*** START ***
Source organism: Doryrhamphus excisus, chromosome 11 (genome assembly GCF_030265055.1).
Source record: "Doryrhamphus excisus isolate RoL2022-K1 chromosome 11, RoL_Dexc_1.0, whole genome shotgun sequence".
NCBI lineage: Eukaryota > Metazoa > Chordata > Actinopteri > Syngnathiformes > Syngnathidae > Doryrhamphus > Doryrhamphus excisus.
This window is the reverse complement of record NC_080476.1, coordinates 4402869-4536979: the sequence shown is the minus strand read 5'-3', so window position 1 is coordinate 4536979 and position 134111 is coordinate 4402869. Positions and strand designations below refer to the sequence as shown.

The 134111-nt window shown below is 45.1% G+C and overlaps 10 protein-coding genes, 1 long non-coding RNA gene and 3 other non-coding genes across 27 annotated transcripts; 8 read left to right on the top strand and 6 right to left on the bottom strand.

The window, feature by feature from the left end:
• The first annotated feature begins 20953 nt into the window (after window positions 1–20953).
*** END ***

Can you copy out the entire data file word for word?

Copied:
Source organism: Doryrhamphus excisus, chromosome 11 (genome assembly GCF_030265055.1).
Source record: "Doryrhamphus excisus isolate RoL2022-K1 chromosome 11, RoL_Dexc_1.0, whole genome shotgun sequence".
NCBI lineage: Eukaryota > Metazoa > Chordata > Actinopteri > Syngnathiformes > Syngnathidae > Doryrhamphus > Doryrhamphus excisus.
This window is the reverse complement of record NC_080476.1, coordinates 4402869-4536979: the sequence shown is the minus strand read 5'-3', so window position 1 is coordinate 4536979 and position 134111 is coordinate 4402869. Positions and strand designations below refer to the sequence as shown.

The 134111-nt window shown below is 45.1% G+C and overlaps 10 protein-coding genes, 1 long non-coding RNA gene and 3 other non-coding genes across 27 annotated transcripts; 8 read left to right on the top strand and 6 right to left on the bottom strand.

The window, feature by feature from the left end:
• The first annotated feature begins 20953 nt into the window (after window positions 1–20953).